On Thursday, we decided to fish the flats and as the day progressed we were glad we had. The Flats is a shallow rocky area on the Green Bay side of the Peninsula, just outside the shipping canal, and they run from Sunset Park to the old Stone Quarry. It started raining early in the morning, by noontime the winds had picked up and waves out on the Bay were cresting at 4 to 5-feet. Wave heights on the flats were running around 2 to 3-feet and shortly after noon we decided to call it a day.
On the flats dragging spinner rigs tipped with night crawlers produced all the fish we caught. My experience in the past has been that this area can be a good spot for smallmouth on tube baits or crankbaits. Later in the fall big walleye are taken at night on the flats trolling thin profile crankbaits.
Friday and Saturday the winds were blowing out of the west with gust over 20 mph. Early morning temperature on both days dropped to the low 40-degree range, mid-day the temperatures climbed to the upper sixties, but with the wind and temperature combination it was very much like late fall weather. Both Friday and Saturday, because of the weather, we chose to fish the Sturgeon Bay Shipping Canal.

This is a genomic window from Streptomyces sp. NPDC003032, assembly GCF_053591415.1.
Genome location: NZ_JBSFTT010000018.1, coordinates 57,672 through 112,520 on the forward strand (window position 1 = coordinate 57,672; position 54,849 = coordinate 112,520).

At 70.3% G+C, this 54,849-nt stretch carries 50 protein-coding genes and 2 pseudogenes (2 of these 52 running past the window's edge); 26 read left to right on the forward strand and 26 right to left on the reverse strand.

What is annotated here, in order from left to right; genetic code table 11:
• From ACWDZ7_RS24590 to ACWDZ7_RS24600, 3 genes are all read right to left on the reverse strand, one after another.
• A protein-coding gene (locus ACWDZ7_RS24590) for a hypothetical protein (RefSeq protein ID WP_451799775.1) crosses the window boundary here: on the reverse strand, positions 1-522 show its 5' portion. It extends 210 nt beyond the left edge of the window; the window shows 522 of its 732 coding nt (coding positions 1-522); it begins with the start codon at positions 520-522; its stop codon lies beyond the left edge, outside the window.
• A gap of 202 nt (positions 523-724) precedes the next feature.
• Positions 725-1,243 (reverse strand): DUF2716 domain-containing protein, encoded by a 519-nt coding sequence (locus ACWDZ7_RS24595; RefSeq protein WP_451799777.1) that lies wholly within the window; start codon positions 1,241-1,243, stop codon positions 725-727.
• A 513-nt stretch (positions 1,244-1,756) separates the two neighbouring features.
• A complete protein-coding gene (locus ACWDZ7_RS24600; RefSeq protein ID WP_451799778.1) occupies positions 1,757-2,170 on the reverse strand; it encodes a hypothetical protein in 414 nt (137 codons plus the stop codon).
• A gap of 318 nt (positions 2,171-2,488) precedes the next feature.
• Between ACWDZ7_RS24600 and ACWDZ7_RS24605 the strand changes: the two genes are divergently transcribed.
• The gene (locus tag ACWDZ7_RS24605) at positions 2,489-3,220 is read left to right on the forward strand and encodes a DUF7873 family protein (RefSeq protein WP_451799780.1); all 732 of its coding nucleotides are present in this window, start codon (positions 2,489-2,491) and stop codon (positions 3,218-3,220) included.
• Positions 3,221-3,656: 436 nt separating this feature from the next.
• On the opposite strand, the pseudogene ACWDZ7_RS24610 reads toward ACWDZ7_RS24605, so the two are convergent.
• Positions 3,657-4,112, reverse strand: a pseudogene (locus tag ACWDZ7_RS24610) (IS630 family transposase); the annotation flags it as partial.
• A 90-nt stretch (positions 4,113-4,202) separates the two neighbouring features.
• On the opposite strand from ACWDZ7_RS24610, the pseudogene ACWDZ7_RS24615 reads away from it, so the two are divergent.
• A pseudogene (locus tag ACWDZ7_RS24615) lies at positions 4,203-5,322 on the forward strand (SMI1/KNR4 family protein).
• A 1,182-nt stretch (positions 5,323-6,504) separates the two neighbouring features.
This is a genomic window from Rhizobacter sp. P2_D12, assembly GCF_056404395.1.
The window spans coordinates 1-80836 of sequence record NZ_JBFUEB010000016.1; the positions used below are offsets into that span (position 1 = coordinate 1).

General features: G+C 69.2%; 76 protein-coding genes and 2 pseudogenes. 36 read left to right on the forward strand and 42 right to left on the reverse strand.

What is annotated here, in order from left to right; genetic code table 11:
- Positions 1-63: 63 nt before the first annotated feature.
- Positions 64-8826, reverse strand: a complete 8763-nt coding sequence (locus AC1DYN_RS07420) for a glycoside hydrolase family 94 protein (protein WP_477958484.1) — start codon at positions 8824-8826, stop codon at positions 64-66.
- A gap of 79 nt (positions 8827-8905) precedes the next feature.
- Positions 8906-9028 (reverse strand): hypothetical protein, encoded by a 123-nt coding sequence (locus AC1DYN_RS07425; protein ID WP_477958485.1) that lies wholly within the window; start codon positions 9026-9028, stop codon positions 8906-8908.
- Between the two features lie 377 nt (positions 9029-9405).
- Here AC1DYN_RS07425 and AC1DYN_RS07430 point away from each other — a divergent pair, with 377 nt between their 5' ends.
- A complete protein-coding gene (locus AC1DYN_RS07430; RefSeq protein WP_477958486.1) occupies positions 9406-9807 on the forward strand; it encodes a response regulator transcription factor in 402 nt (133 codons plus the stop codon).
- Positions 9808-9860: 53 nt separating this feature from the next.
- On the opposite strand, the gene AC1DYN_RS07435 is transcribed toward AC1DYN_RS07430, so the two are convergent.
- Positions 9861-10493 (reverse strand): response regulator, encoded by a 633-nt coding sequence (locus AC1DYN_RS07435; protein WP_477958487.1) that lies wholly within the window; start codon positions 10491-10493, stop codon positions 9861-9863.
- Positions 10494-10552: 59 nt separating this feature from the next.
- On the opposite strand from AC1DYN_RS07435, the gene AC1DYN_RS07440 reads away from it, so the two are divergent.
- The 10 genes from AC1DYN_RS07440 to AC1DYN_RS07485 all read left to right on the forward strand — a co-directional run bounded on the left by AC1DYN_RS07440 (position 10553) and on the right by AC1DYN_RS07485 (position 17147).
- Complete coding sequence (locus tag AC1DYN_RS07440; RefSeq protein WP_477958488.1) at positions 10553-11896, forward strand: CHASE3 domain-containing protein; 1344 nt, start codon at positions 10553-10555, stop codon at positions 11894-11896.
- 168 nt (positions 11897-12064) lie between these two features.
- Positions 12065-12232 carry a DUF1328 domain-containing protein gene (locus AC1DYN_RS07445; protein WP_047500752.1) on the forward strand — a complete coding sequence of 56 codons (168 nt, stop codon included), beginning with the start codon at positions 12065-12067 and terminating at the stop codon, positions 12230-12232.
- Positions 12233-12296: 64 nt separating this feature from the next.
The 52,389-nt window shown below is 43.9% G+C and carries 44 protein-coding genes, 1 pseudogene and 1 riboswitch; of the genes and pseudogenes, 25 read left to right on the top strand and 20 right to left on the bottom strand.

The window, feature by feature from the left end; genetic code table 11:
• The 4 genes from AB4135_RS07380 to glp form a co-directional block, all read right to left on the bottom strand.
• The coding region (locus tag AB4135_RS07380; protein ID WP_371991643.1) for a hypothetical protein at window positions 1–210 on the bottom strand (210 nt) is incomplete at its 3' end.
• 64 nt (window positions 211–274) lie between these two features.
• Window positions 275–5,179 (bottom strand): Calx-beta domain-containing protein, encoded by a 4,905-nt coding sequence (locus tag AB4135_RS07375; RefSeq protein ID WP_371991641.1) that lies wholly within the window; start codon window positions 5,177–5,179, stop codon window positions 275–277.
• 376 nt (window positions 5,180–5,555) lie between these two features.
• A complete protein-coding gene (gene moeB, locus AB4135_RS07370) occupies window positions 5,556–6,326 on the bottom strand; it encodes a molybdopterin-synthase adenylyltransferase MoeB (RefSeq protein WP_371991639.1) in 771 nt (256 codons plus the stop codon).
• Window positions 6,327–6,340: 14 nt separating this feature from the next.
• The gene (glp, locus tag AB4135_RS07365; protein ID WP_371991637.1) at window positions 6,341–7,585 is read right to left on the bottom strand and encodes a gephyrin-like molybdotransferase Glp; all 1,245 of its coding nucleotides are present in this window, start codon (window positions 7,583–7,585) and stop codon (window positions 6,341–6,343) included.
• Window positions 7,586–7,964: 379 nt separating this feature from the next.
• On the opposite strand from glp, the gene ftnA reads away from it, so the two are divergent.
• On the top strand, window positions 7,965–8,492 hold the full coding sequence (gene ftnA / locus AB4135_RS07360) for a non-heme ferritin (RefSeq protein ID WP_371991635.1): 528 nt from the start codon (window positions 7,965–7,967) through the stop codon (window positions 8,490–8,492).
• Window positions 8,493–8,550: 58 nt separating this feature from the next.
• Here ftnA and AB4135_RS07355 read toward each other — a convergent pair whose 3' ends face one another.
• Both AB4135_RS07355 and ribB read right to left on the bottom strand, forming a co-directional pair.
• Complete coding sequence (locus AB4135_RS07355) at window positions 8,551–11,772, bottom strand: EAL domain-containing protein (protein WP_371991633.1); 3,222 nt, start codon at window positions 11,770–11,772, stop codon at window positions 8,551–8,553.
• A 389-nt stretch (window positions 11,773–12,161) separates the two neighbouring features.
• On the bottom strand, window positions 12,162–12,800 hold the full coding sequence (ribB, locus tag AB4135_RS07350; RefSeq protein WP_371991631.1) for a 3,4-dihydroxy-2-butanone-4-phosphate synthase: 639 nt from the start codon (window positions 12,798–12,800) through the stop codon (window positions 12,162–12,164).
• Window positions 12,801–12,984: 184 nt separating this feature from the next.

Practically all of the shipping canal can be safely fished even when weather conditions make it too dangerous to venture out on Green Bay or Lake Michigan. The problem is that everyone that was in Door County at the time seemed to know this, including a group pre-fishing for a weekend bass tournament and a second group fishing a three-day northern pike tournament.